Women’s lives have improved over the past two decades in Afghanistan, but the gains are still fragile, says Hassan. “It wouldn’t take long for the gains to be reversed if support is withdrawn.”
She speaks of the critical role women must play in rebuilding a peaceful Afghanistan. “Peace is never real without an inclusive, equal society. We need to ensure women’s meaningful participation at all levels of our country’s development... to truly create an inclusive and self-reliant Afghanistan.”
“Peace is never real without an inclusive, equal society.”
When Claudelice Silva dos Santos was a child, the forest covered much more of the land. Her family harvested Brazil nuts and farmed in harmony with nature. But deforestation and illegal logging has stripped and degraded vast areas.
Claudelice’s brother, Jose Claudio, and his partner Maria, were murdered after spending years resisting the illegal acquisition of land and deforestation. The threats made to them were well known, as were efforts to sabotage their family business.
After Jose Claudio and Maria were killed, Claudelice started receiving death threats. “They want to cut the forest down,” she says. “I can only spend two or three days at a time here. If I stay longer, things get dangerous for me.
“But the Amazon is our life. People ask if I want to go elsewhere. But this is my place. My ancestors are here. Although I’m afraid, it doesn’t mean I’m going to stop. The rights of people are being taken away.
“Jose Claudio and Maria were brave. I have to be brave. We keep their memory alive by fighting for the forest.”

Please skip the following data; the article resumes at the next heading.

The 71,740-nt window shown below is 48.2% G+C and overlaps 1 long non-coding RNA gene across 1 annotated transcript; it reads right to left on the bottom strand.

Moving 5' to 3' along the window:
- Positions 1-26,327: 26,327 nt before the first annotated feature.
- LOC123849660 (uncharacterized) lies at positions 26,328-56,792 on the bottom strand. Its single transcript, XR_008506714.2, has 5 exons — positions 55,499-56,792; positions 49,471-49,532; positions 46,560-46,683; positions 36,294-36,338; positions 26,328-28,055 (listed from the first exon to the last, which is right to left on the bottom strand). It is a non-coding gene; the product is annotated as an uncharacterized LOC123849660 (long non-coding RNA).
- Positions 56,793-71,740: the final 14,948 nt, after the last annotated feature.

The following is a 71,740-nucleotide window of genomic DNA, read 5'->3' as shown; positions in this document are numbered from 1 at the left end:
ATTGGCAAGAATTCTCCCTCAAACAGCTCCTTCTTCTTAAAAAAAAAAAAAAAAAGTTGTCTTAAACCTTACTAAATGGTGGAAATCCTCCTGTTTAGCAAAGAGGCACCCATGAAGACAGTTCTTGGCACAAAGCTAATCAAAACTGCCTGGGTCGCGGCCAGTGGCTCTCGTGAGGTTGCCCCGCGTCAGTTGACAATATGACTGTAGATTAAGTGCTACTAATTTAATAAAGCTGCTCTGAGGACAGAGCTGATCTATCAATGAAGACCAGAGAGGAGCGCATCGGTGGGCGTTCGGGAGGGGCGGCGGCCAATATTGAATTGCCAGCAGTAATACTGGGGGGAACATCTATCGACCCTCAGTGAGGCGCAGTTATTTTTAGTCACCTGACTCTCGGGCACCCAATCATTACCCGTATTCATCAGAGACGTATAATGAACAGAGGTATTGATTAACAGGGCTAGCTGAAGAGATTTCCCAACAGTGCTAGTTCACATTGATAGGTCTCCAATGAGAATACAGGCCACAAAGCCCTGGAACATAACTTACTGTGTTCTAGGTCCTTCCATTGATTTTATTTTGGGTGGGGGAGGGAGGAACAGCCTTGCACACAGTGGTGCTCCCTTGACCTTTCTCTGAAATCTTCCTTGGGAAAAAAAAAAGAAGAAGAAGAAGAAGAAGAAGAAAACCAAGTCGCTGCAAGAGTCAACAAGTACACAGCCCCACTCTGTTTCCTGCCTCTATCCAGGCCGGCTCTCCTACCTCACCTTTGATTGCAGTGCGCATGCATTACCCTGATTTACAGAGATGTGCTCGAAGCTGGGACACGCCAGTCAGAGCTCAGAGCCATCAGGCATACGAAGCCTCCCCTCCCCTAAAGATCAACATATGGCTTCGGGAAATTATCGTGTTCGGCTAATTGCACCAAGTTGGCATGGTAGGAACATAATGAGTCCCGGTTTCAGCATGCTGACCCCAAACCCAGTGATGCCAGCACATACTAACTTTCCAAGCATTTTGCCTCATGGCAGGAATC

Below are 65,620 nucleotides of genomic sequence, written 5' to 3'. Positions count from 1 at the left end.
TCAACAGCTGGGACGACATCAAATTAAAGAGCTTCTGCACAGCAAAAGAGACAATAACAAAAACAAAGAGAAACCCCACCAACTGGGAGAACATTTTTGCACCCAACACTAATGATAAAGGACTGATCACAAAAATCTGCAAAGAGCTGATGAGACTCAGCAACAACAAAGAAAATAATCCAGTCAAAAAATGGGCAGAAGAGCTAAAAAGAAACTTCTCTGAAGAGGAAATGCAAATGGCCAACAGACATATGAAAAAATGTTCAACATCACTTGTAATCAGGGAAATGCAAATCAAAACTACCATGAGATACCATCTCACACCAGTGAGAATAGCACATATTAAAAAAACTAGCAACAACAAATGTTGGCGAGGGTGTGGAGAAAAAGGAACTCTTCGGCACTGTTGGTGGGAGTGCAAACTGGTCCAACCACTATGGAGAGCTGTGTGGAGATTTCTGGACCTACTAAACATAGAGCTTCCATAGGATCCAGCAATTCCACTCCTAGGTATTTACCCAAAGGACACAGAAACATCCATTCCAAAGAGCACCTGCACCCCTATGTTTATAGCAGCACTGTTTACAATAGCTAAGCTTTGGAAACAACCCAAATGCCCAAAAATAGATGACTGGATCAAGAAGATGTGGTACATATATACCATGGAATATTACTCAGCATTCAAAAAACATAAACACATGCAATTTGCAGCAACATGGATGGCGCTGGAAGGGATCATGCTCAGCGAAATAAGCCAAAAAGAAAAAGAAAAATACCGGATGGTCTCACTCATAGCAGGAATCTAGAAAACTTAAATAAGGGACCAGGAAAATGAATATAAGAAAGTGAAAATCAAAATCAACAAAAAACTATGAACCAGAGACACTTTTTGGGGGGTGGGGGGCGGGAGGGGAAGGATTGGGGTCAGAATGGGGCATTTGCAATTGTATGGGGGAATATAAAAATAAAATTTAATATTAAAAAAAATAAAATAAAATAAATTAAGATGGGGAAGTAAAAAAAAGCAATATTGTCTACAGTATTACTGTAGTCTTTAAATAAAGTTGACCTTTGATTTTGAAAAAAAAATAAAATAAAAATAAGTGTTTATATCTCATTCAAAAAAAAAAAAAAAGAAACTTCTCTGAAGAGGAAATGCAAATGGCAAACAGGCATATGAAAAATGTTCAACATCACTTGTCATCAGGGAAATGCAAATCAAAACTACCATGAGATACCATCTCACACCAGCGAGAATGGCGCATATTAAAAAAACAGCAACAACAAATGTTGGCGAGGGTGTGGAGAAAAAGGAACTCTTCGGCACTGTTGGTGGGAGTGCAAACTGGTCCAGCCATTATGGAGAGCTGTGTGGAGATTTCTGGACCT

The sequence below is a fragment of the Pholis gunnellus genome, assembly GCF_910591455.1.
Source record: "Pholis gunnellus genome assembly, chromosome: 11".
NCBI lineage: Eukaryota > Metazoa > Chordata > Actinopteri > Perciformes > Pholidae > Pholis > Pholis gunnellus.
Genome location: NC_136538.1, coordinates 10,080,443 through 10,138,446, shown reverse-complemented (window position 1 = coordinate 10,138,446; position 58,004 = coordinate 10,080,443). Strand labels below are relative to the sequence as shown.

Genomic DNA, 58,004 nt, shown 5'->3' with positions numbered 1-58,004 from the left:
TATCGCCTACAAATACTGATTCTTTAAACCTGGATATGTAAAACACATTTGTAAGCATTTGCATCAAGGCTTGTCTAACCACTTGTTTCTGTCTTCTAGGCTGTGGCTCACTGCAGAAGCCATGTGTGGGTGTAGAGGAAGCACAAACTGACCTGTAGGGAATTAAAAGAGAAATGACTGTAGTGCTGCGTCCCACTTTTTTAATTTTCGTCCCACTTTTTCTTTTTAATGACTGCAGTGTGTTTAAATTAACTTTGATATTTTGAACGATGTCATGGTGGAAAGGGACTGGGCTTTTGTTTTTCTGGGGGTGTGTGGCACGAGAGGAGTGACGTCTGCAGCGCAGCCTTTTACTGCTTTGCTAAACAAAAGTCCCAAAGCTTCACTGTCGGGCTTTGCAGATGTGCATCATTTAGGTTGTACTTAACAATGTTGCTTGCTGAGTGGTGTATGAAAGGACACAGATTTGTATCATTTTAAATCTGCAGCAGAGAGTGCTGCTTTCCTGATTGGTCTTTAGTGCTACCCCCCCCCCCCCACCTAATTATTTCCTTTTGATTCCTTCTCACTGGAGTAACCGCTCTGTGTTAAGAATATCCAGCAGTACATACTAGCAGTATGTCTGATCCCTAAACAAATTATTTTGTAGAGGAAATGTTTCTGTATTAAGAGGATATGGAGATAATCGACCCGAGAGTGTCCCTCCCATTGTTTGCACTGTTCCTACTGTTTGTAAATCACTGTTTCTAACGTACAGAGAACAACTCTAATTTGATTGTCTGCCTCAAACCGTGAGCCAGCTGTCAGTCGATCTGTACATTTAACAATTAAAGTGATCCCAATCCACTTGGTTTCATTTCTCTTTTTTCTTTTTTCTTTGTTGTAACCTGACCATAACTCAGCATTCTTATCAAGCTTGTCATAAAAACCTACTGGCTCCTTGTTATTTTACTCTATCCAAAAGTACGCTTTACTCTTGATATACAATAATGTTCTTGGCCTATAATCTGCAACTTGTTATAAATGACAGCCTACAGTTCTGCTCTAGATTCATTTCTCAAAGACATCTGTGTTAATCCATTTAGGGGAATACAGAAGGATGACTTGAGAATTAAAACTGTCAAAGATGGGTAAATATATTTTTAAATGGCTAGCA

“The Amazon is our life.”
Claudelice Silva dos Santos
Honduras is one of the most dangerous countries in the world to defend the environment. In Tocoa, a green mountainous region in the North, large-scale farming and mining activities are causing destruction and degradation of the land and rivers
Those who speak out are often criminalised, persecuted and labelled ‘opponents of development’. The defenders (pictured above) have been illegally detained for defending the right to water and life.
But community members have been working together, urging authorities to ensure local people have a voice in projects that affect their lives.
“We will not stop fighting because our struggle is just. We stand for water and life for all. We demand that the mining company leave, because what it brings us is pollution and damage to the environment”, says Gabriela, a community leader.
Despite the risks, the community is committed to the struggle. “Ours is a peaceful but determined, firm and organised struggle to defend our Common Home.” Gregorio Vasquez, parish priest in Tocoa.
“We will not stop fighting because our struggle is just.”
Gabriela, Guapinol Water Defenders
People living in La Loma, Colombia, earn a living by growing crops, cutting wood and fishing. But following forced displacement in the armed conflict, multinational companies and armed groups have moved in, extracting timber and taking huge areas of land for agro-industrial crop production.
The impact on the community has been immense, with forests devastated and human rights violated.
The La Larga and Tumaradó Afro-Colombian Community Council (COCOLATU) works hard to get their land back, including through documenting human rights violations. Because of this, members of the council have received death threats designed to silence them.
One of the leaders, Pablo, tells of his hope that his community will one day be able to live again with freedom and peace. “Before, we could go out fishing and not fear someone crossing our path or telling us to not go somewhere because something will happen to us. I dream of passing one another along the riverbank and living in communion.”
“I dream of passing one another along the riverbank and living in communion.”